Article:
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I am wondering if it is viable to store cached items in Session variables, rather than creating a file-based caching solution? Because it is once per user, it could reduce some extra calls to the database if a user visits more than one page. But is it worth the effort?

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What language/platform are you talking about? – womp Jul 23 '09 at 18:20
Oops. I'm talking about PHP. – Tyler Carter Jul 23 '09 at 18:30
up vote 1 down vote accepted

If the data you are caching (willing to cache) does not depend on the user, why would you store in the session... which is attached to a user ?

Considering sessions are generally stored in files, it will not optimise anything in comparaison of using files yourself.

And if you have 10 users on the site, you will have 10 times the same data in cache ? I do not think this is the best way to cache things ;-)

For data that is the same fo all users, I would really go with another solution, be it file-based or not (even for data specific to one user, or a group of users, I would probably not store it in session -- except if very small, maybe)

Some things you can look about :

  • Almost every framework provides some kind of caching mecanism. For instance :
  • You can store cached data using lots of backend ; for instance :
    • files
    • shared memory (using something like APC, for example)
    • If you have several servers and loads of data, memcached
    • (some frameworks provide classes to work with those ; switching from one to the other can even be as simple as changing a couple of lines in a config file ^^ )

Next question is : what do you need to cache ? For how long ? but that's another problem, and only you can answer that ;-)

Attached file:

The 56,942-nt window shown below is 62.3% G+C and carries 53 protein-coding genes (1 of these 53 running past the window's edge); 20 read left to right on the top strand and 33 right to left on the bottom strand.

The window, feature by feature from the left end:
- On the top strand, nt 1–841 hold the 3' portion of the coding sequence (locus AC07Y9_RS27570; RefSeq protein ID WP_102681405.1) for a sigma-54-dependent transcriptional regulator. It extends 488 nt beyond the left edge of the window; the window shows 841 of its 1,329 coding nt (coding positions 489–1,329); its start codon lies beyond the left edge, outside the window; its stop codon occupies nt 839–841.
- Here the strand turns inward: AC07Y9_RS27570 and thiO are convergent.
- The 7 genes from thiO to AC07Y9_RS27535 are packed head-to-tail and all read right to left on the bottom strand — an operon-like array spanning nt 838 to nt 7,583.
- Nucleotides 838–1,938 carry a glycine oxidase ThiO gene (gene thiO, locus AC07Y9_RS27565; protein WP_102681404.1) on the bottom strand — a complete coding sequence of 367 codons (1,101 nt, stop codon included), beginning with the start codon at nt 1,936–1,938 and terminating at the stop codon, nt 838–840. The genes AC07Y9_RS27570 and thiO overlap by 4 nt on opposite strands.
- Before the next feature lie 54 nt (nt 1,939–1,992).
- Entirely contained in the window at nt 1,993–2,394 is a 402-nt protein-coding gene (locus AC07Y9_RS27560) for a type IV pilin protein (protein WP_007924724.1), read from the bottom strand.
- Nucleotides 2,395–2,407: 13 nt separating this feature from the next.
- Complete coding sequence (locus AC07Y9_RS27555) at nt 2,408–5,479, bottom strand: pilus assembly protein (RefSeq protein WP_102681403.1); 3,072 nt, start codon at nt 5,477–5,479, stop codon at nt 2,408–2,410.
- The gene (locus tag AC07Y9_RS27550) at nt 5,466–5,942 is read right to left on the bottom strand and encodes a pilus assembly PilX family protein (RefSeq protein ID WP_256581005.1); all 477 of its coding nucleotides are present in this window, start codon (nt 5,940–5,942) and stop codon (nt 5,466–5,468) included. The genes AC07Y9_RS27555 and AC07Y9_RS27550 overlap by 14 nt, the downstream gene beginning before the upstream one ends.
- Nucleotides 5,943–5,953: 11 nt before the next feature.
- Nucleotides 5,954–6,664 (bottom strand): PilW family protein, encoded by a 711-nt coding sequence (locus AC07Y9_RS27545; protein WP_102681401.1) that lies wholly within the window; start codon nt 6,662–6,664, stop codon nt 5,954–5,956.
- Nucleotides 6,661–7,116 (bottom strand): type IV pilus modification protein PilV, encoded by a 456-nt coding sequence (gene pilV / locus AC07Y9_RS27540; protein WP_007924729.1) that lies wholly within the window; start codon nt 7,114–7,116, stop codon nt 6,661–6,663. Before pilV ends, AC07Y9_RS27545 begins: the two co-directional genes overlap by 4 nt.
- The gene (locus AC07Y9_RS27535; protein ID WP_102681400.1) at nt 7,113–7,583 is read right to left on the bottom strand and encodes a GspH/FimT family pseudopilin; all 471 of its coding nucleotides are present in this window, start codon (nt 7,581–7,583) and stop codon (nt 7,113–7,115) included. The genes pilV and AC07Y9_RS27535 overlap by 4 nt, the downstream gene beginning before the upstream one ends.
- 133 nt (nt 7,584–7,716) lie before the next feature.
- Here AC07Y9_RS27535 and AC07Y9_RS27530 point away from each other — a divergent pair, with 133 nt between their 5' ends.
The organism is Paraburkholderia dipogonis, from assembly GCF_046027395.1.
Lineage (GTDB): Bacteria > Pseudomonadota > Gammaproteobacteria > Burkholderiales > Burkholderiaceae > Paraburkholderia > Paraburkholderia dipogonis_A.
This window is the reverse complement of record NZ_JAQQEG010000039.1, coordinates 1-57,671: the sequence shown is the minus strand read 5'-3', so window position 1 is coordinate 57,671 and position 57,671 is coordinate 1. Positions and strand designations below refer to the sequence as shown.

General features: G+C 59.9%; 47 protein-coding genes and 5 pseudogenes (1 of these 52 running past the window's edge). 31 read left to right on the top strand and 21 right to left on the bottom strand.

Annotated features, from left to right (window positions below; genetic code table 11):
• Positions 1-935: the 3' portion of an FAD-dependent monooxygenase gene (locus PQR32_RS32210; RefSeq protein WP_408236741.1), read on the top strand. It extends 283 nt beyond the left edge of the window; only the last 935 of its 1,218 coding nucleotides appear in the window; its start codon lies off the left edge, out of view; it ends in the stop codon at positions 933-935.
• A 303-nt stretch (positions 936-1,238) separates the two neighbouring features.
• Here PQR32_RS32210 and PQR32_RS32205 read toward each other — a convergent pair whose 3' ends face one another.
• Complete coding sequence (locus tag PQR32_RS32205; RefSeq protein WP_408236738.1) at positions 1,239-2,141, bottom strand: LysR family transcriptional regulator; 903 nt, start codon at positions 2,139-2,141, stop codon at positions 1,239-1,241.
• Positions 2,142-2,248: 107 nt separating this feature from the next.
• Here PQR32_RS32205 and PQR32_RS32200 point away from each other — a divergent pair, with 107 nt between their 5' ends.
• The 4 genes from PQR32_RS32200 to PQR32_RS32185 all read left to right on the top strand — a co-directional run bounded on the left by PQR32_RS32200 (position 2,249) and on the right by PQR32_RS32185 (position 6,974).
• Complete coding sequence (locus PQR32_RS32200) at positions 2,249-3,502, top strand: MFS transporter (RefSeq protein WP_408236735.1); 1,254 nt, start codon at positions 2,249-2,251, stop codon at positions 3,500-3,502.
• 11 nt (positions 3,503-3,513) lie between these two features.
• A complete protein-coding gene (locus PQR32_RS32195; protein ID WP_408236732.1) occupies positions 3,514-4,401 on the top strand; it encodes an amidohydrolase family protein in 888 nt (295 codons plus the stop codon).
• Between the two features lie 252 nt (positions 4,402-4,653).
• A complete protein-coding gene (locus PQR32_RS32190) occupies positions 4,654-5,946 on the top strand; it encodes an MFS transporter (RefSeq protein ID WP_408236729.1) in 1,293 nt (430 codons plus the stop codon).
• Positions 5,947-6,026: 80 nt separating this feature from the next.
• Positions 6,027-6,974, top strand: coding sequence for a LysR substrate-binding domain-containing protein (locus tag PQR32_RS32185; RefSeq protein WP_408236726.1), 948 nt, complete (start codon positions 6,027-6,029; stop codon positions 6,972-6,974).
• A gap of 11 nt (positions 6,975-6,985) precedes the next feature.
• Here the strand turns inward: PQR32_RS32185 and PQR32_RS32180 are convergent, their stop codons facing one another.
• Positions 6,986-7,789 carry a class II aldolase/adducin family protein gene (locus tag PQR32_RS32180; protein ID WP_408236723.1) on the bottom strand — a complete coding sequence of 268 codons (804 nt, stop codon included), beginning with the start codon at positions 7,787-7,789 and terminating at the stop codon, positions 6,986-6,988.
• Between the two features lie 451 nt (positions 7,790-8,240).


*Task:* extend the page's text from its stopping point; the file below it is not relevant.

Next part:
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It can be, but it depends largely on what you're trying to cache, as well as some other circumstances.

  • Is the information likely to change?
  • Is it a problem if slightly outdated information is shown?
  • How heavy is the load the query imposes on the database?
  • What is the latency to the database server? (shouldn't be an issue on local network)
  • Should the information be cached on a per user basis, or globally for the entire application?
  • Amount of data involved
  • etc.

Performance gain can be significant in some cases. On a particular ASP.NET / SQL Server site I've worked on, adding a simple caching mechanism (at application level) reduced the CPU load on the web server by a factor 3 (!) and at the same time prevented a whole bunch of database timeout issues when accessing a certain table.

It's been a while since I've done anything serious in PHP, but I think your only option there is to do this at the session level. Most of my considerations above are still valid however. As for effort; it should take very little effort to implement, assuming your code is sufficiently structured.

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Session should only really be used strictly for user specific data. If you're using it to cache things that should be common across multiple sessions, you're duplicating a lot of data needlessly. Why not just use the Cache that comes with ASP.NET (you can use inProcess, rather than SQL if your concern is DB roundtrips, since you'll be storing Cached data in memory)

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It might very well be, but where does it say that this is about ASP.NET? :) – Thorarin Jul 23 '09 at 18:19
Its actually the very opposite. I'm using PHP lol. – Tyler Carter Jul 23 '09 at 18:31
Hee hee, should have read the tags, sorry! – Janie Jul 23 '09 at 19:07
Oh wait, when I answered it, there werent tags specifying which lang/plat... – Janie Jul 23 '09 at 19:08

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